opinion I don’t know how many times we have to say it before the message gets through: For all its flaws, the Federal Government’s National Broadband Network project is here to stay. It’s being rolled out as we speak, and all the nay-saying in the world isn’t going to do more than give Stephen Conroy twenty seconds of outraged pause over his Weet-Bix at breakfast.
And yet, like the junkies who can’t quite quit their self-harming addiction, the haters of the NBN project just refuse to give up the object of their fevered opposition, fumbling around in the dark continuously for their next fix; the perfect argument that might just prove once and for all that the project is a dud. After every fruitless shot fired, they reel back in ecstasy for 5 minutes, before lapsing into self-loathing.
The latest hit comes direct from no less than the inspired lips of US President Barack Obama.
Tragically ill-informed commentators like News Ltd columnist Andrew Bolt have seized on Obama’s support for a US NBN vision backed by wireless as evidence of why the choice of fibre for Australia’s own effort is oh so wrong. Writes Bolt:
“What Obama is promising is what the Gillard Government claims is impossible: high-speed wireless coverage for all … But if Obama is right, then Gillard is spending $36 billion on a fixed-wire technology that will be outdated even before it’s built. At best, the competition from improved wireless technology will shrink the NBN’s customer base so dramatically that it cannot possibly justify anything like the billions spent.”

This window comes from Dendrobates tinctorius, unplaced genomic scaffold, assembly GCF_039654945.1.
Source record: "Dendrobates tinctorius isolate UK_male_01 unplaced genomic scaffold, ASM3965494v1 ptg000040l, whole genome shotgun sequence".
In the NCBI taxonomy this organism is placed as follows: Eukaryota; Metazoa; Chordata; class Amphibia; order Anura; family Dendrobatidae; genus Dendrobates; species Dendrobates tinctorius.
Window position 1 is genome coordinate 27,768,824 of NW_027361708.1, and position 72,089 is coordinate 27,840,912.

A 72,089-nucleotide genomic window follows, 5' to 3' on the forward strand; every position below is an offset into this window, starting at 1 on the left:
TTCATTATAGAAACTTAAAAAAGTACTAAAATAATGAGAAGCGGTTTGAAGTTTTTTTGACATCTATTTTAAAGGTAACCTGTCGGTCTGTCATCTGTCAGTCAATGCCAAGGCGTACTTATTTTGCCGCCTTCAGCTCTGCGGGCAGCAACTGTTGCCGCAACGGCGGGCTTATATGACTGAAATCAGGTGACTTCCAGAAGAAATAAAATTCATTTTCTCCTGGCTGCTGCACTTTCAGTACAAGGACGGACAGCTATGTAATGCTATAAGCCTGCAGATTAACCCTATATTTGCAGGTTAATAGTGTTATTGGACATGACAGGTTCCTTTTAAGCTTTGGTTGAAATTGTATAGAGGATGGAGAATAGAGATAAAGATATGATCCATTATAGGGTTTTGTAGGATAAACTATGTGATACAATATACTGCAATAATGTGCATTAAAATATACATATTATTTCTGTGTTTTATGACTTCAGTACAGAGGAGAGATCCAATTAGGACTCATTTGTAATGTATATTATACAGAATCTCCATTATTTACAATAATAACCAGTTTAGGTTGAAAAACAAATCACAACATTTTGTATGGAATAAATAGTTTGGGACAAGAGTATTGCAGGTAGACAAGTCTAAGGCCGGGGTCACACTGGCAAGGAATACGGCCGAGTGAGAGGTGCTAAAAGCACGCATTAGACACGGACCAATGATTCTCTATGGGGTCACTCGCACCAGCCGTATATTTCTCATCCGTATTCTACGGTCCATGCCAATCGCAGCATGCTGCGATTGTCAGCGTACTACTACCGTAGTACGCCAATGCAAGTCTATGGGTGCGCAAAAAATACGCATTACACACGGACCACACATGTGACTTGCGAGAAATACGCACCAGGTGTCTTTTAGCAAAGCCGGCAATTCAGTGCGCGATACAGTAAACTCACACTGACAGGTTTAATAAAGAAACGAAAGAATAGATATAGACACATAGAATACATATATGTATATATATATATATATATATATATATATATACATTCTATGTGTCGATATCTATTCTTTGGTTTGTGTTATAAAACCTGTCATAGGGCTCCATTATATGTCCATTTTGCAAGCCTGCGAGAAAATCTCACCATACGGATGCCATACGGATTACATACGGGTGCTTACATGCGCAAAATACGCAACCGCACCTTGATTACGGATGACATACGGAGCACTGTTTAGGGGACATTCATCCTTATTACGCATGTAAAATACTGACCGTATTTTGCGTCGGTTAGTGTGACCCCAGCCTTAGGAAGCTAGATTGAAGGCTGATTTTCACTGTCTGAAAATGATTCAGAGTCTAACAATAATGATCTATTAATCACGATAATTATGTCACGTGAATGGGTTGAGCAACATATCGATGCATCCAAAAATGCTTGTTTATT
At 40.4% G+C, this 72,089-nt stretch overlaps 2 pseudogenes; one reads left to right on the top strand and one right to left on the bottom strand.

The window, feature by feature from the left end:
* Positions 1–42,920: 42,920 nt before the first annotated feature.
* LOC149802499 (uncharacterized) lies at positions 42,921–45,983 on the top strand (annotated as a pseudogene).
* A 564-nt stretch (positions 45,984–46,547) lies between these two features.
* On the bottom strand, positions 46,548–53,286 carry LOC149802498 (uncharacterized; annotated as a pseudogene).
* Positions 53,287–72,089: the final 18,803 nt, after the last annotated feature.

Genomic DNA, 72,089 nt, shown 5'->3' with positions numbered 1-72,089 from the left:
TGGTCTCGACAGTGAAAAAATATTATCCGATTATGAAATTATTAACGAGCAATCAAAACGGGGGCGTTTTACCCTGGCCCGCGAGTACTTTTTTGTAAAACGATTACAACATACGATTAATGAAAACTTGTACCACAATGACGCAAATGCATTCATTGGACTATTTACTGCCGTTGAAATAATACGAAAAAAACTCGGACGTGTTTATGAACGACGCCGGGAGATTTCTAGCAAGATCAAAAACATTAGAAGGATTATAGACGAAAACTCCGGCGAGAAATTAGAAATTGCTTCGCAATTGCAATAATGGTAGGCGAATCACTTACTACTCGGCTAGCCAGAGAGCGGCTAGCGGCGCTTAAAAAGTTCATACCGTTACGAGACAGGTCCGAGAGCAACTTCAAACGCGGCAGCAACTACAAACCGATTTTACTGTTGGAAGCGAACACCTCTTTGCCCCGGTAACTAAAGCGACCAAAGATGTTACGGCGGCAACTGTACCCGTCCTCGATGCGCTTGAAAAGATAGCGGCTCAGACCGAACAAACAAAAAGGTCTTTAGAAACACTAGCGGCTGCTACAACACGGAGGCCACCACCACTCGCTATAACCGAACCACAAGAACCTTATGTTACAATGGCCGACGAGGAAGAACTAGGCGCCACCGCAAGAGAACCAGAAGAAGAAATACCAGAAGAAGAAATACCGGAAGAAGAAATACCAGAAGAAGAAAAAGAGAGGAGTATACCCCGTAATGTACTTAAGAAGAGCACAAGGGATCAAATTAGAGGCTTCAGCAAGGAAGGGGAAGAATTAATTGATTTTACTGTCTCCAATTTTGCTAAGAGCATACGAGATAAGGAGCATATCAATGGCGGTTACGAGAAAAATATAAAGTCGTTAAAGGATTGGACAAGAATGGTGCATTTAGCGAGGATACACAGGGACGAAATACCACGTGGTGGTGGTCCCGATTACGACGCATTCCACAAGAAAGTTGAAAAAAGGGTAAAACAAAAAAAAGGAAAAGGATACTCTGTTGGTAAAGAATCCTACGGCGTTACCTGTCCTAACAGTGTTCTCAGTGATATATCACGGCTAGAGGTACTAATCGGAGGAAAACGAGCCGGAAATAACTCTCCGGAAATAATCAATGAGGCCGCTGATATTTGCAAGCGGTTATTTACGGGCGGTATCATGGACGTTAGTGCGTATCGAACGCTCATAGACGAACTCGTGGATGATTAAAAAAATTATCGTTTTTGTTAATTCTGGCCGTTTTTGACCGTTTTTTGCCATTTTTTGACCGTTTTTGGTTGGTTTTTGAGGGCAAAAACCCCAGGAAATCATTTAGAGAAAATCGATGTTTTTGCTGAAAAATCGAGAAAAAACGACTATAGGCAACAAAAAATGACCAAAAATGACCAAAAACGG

And this morning the same empty Obama rhetoric was trotted out by the Australian newspaper, which blithely accompanied its own extensive story on the evils of a fibre NBN with a massive picture of Rupert Murdoch’s newest attempt to arrest declining print newspaper revenues; The iPad-based Daily digital newspaper. The Australian, of course, is also a Murdoch daily … a fact of which the reader could hardly fail to be aware of by now. In fact, the Daily went on sale in Australia yesterday.
Now the Australian’s piece is a great deal more balanced than Bolt’s … which is not surprising, given the good commentator’s penchant for one-sided rants shared by this writer. But it still contains very little in the way of positivity about the fibre-based NBN, and is capped off by a quote by the man who is speedily becoming the anti-NBN brigade’s chief junkie: Malcolm Turnbull. Quoth the Member for Wentworth:
“The Government is goping down the wrong track in so many ways here … nobody in the world is making the investment of taking this one technology bet that this government is.”
Now, over the past several years I’ve been known as an NBN critic; like Turnbull, I would rather see the private sector solve the broadband problem, and Conroy’s arrogant manner of pushing through the project, transparency be damned, has gotten up my nose as much as anybody else’s. However, let’s issue a sharp reality check to ourselves here, shall we, and label these latest petty attempts to bring down the NBN as the pathetic attempts of junkies for one last fix that they truly are.
Firstly, the implied claim that Uncle Sam knows what it’s talking about on broadband and that Obama’s model can simply be transplanted into Australia is a notion as ridiculous as it is quaint. Australia’s telecommunications industry has always shared much more with our European cousins in countries like France and the UK than it has with the US, which has mismanaged the sector for so long and into so many fragmented and incoherent ‘Baby Bells’ that most US residents would — if they ever cared to visit, which Obama hasn’t — recognise Australia’s telco industry as, relatively, a bastion of simplicity and common sense.